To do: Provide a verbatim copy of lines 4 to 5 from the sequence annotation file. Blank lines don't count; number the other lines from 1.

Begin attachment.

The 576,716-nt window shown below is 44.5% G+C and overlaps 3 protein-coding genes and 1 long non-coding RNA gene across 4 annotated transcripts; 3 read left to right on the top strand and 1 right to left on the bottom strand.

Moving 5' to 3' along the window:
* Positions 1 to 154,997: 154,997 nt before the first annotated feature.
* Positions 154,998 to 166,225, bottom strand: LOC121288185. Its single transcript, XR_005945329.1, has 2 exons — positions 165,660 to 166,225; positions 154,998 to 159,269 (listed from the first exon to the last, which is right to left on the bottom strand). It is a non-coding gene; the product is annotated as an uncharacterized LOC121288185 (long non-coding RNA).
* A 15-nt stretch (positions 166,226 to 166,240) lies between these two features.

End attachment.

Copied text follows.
* Positions 154,998 to 166,225, bottom strand: LOC121288185. Its single transcript, XR_005945329.1, has 2 exons — positions 165,660 to 166,225; positions 154,998 to 159,269 (listed from the first exon to the last, which is right to left on the bottom strand). It is a non-coding gene; the product is annotated as an uncharacterized LOC121288185 (long non-coding RNA).
* A 15-nt stretch (positions 166,226 to 166,240) lies between these two features.